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ROI's newest researchers, Trustee Dr. Christopher M. Rose, Annual 5K in San Antonio (Summer 2018 Vol. 8 No. 2)

2018 Publication Award Nominations Due Friday
Join the competition for this honor by submitting a nomination by July 20 at 5:00 p.m. Eastern time.
5K Run for the Future: It’s Time to Start Training
Registration for the ROI 5K at the ASTRO Annual Meeting is open. Race with us on the famous San Antonio River Walk!
Be a Sustaining Member with a Monthly Gift to the ROI
You can now make a monthly recurring gift to the ROI.
Join Us for a Financial Planning Seminar
Get your questions about the new tax law and charitable giving answered at the 2018 ASTRO Annual Meeting.
Letter from the Board
Trustee Christopher M. Rose, MD, FASTRO discusses the ROI’s commitment to excellence in research on the life-saving and quality of life benefits of radiation therapy.
New Leadership Supporters
See who has joined or renewed their commitment to the Founders’ Circle or the President’s Circle in 2018.
New ROI Awards are Responsive to Practical Needs
The ROI selected five outstanding research teams to receive its 2018 Innovative Projects in Radiation Oncology awards.
Residents Racing for Research
ARRO has joined in support of the 9th Annual 5K Run for the Future to benefit the ROI by organizing a team of runners.
Donor Spotlight
Founders’ Circle donor Drew Moghanaki, MD, MPH, is inspired by the ROI’s mission and encourages others to give early to watch their investments grow.
What is Legacy?
Leaving a legacy is about your impact on the world.
Issue Index

Donor Spotlight

Drew Moghanaki, MD, MPH

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Dr. Moghanaki is an associate professor at Virginia Commonwealth University, and director of the clinical radiation oncology program at the Hunter Holmes McGuire Veterans Affairs Medical Center in Richmond, Virginia. Dr. Moghanaki is a member of the ROI Founders’ Circle.

Why did you decide to become a radiation oncologist?

I have Dr. Prabhakar Tripuaneni to thank for introducing me to the field. I had been basking in the idea of becoming an academic surgical oncologist during an extramural Howard Hughes Medical Institute research fellowship during medical school when he helped me appreciate how much more opportunity there may be in radiation oncology. I wanted to tackle a tough field in medicine that is rapidly changing, while also being directly involved with patients and families who are undergoing very difficult situations.

How do you envision the future of the field of radiation oncology evolving?

I continue to believe in a day when all oncologists engage in a true multi-disciplinary model of care. It’s in these settings where I’ve seen the best decisions made for patients, given the opportunity to better appreciate the value that different treatments have to offer. Such a model of care will become increasingly important as genomic and imaging biomarkers are used more frequently, and the benefits of stereotactic radiotherapy become more widely appreciated for patients with oligoprogressive disease.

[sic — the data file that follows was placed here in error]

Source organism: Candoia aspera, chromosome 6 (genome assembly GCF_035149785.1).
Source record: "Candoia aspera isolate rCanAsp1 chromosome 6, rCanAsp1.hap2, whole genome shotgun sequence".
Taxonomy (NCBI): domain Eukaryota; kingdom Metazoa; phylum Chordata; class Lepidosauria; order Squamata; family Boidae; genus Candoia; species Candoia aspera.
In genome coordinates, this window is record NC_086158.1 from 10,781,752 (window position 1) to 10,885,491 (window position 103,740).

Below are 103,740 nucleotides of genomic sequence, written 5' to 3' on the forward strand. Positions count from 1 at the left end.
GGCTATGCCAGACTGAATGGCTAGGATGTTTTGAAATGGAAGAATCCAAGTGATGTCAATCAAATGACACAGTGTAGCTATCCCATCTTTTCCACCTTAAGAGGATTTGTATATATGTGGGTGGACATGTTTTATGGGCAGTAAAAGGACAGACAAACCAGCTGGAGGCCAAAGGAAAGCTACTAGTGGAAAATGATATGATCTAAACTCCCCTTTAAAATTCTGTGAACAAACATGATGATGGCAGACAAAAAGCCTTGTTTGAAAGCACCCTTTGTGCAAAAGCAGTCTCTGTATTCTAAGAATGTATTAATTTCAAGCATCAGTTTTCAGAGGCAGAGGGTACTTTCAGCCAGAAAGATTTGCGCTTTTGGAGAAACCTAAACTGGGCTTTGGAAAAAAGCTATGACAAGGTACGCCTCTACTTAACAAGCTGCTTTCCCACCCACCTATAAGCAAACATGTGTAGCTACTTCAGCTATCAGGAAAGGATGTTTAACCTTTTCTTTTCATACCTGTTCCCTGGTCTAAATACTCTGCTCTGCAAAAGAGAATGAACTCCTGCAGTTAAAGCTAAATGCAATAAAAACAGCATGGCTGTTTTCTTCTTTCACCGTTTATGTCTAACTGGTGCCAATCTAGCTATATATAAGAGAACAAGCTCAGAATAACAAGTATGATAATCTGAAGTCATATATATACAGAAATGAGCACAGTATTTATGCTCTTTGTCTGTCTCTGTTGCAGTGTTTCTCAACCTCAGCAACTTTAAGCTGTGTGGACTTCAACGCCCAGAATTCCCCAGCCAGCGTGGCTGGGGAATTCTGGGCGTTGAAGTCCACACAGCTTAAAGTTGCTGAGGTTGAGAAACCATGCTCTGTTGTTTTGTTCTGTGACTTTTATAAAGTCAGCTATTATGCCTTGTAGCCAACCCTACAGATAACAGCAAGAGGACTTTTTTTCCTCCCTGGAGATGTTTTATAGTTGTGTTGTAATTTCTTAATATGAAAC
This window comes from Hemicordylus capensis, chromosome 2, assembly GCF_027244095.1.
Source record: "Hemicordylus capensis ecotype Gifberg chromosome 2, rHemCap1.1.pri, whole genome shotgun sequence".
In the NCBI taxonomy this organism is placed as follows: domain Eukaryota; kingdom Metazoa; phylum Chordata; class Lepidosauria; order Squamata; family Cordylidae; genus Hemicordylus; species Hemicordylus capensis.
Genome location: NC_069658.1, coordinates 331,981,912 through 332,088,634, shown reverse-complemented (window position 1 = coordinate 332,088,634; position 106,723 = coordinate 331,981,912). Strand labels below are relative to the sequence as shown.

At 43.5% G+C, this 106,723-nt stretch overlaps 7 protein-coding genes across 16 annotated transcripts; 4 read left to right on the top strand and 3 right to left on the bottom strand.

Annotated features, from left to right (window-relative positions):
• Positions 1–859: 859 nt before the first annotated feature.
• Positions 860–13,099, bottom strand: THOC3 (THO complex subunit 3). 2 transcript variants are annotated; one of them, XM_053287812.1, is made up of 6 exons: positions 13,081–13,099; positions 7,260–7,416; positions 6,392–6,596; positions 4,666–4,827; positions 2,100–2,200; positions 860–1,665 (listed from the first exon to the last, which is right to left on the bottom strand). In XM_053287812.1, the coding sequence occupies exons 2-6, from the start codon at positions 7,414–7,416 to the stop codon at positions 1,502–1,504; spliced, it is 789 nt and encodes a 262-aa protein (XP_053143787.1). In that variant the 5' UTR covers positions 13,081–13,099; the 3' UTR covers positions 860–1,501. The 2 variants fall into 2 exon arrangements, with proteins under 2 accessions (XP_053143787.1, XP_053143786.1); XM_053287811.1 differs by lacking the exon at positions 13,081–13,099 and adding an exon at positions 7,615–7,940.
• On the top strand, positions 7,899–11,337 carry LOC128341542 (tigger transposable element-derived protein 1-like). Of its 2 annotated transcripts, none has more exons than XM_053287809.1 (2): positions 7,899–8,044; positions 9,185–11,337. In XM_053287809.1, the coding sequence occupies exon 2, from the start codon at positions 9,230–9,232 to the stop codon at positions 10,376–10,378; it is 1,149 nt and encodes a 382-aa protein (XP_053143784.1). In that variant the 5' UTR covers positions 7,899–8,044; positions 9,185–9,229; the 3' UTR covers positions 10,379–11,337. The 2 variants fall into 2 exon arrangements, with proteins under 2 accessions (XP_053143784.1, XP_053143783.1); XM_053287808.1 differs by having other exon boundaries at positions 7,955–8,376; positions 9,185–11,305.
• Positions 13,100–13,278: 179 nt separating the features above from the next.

You use social media on a regular basis. What would you tell others in radiation oncology about using social media?

I have really enjoyed my time on Twitter. It continues to broaden my intellectual horizons, and allows me to keep up to date with a diverse array of discoveries across a range of areas that I would otherwise not be able to do. It offers an opportunity to escape our conventional way of daily thinking, to learn from colleagues in various specialties from around the world. While almost always educational, it can also provide for some intellectual entertainment at times. Particularly when subject matter experts debate controversial topics in a public forum and recognize the need to tread carefully since “everyone” is watching.

What prompted your decision to make a financial contribution to the Radiation Oncology Institute?

The time had finally come to support ROI after learning that Dr. Jason Efstathiou had joined. He and I have been working closely for a number of years serving ASTRO as chairs of the Genitourinary Scientific Committee. Perhaps it was peer-pressure, but it actually felt only natural to come on board and make a contribution at the same level of the Founders’ Circle.

Were there any other reasons that inspired you to join?

I had actually been inspired by ROI’s mission ever since I learned of the grant that was awarded to Dr. Christopher Slatore in 2013. He is a research pulmonologist at the VA Medical Center in Portland Oregon and was funded to prospectively study patient reported quality of life outcomes after lung cancer surgery or SBRT for stage I NSCLC. This ROI-funded work resulted in not only multiple publications that I was fortunate enough to co-author, but actually contributed to the design of the phase III Veterans Affairs Lung Cancer Surgery or Stereotactic Radiotherapy trial that we activated in 2017.

What would you say to encourage young doctors like yourself to support ROI?

It’s easy for clinicians to compartmentalize the idea of philanthropy as something that is better suited for folks near retirement. But that approach minimizes the period of time one would be engaged to watch their investments grow. So, my advice is to get on board earlier to be a part of the growth.